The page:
Monday, June 20, 2005
Boston, MA - An international team led by Jeffrey J. Fredberg, professor of bioengineering
and physiology at the Harvard School of Public Health, has found that the cell
modulates its mechanical properties in much the same way as a glassblower shapes
fine glassware. This new view of cellular functions sheds light on mechanical
facets of phenomena as diverse as asthma, cancer, inflammation, and vascular
disease. These findings appear in advance online from the July, 2005 issue of Nature
Materials ( http://www.nature.com/nmat/index.html ).
To fashion a work of glass, a glassblower must heat
the object, shape it, and then cool it down. Fredberg
and his colleagues have shown that the cell modulates
its mechanical properties and changes its malleability in much the same way.
But instead of changing temperature, the cell changes a temperature-like property
that has much the same effect.
Using an array of novel nanotechnologies developed by the researchers at HSPH,
Fredberg et al. discovered the basic physical laws that describe cell
mechanical behavior. Previously, the classical model of cell mechanical
behavior had pictured the cell as a viscous fluid core contained by an elastic
cortical membrane, but their findings did not at all conform to that picture.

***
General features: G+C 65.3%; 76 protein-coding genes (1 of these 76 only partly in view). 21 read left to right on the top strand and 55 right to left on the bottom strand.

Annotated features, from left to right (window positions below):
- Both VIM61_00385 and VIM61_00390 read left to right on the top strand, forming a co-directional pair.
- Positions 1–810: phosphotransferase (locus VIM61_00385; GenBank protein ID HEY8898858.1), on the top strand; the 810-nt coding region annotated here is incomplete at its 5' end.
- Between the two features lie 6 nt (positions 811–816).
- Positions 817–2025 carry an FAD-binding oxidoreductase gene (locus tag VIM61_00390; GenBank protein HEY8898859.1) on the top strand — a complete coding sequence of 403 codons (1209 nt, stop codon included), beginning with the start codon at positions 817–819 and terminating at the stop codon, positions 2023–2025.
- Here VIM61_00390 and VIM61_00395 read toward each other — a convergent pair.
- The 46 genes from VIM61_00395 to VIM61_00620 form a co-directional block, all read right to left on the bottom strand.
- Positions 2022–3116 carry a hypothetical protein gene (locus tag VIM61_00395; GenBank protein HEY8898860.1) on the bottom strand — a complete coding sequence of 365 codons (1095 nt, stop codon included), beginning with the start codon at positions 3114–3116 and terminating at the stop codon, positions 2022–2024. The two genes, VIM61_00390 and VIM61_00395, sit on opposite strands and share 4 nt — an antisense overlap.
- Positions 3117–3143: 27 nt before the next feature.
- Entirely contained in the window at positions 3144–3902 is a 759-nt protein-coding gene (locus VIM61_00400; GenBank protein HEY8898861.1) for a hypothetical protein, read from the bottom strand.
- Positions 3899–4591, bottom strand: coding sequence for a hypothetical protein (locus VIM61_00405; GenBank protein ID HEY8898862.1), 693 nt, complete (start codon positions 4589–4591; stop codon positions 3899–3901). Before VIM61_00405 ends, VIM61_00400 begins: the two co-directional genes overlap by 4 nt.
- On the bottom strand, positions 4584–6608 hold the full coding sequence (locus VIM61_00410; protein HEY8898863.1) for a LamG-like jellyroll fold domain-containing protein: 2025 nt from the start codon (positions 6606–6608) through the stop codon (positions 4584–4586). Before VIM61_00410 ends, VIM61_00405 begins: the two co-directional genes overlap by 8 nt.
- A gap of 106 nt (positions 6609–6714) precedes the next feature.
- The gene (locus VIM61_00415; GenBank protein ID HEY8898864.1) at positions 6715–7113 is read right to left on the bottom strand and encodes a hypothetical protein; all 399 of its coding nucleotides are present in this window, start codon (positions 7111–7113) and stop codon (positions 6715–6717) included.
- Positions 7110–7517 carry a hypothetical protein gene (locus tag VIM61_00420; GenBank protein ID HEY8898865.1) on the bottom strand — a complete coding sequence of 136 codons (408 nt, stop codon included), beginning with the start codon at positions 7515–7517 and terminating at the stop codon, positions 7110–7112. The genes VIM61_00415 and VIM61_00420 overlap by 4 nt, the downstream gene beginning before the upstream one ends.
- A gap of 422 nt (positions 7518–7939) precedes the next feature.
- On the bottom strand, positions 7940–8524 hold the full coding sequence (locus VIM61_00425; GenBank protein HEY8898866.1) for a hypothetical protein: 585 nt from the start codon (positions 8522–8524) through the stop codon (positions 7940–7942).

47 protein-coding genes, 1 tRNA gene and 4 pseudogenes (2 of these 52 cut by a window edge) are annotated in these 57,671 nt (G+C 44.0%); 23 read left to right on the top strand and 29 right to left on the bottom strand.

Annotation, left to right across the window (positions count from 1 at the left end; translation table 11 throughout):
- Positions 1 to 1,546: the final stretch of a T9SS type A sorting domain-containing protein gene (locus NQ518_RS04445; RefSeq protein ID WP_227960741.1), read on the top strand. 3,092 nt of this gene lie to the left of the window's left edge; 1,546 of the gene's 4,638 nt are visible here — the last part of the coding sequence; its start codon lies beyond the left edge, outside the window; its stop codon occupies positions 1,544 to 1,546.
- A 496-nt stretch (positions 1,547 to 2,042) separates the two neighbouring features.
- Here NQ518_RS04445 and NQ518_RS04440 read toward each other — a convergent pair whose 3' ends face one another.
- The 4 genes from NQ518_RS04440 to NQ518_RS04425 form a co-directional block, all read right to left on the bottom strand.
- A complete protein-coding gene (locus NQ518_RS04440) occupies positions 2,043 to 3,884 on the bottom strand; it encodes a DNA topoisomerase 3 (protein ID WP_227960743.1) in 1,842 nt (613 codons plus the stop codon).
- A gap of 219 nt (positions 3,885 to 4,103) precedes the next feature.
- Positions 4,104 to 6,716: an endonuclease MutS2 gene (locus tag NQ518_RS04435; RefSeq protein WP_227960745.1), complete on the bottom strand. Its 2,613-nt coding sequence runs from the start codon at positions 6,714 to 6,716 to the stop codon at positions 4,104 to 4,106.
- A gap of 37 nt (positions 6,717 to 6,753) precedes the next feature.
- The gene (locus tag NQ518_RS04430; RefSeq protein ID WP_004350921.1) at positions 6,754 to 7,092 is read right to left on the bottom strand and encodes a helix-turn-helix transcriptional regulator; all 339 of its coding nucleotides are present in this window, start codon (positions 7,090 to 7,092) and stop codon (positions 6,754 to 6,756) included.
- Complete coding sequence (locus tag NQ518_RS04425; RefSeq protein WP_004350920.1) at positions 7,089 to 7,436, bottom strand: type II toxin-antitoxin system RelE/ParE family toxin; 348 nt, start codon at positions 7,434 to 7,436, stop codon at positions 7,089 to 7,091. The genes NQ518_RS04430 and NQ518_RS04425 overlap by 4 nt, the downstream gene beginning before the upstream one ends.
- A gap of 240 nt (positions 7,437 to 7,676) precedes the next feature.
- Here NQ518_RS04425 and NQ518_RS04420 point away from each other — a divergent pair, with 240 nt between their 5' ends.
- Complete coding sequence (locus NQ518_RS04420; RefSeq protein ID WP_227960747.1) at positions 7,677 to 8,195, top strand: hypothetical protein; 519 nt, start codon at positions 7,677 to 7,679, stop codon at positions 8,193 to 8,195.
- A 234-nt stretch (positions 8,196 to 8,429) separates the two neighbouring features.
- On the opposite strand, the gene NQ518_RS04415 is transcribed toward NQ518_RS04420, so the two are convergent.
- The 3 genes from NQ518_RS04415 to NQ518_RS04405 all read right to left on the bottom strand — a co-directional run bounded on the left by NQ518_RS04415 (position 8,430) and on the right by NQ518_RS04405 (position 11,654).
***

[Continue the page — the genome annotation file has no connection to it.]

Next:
The team's experiments show that the cell is a strange intermediate form of matter
that is neither solid nor fluid, but retains features of both. Moreover, as the
cell goes about its routine business of stretching, spreading, and contracting,
it can vary that temperature-like property and control where it sits along the
spectrum between solid-like and fluid-like states.
"These findings have important lessons for understanding the dynamics of structural
proteins at a scale that is intermediate between the single molecule and integrative
cellular function. This is a collective phenomenon of many molecules interacting
in concert, and would disappear altogether in the study of one molecule interacting
with another in isolation," said Fredberg. He continued, "The laws governing
cell behavior bring together into one physical picture cell elasticity, viscosity,
and remodeling, and give us a different way to think about the molecular basis
of airway narrowing in asthma, vessel narrowing in vascular disease, wound repair,
embryonic development, and cell invasion in cancer, all of which have important
mechanical components. Perhaps most surprising of all, in addition to offering
a different way to think about mechanisms of disease, these findings shed light
upon the behavior of familiar inert condensed substances that remain poorly understood,
including pastes, foams, emulsions, and granular materials."
The research was supported by grants from the National Institutes of Health.
Christina Roache (617) 432-6052
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Boston, MA 02115
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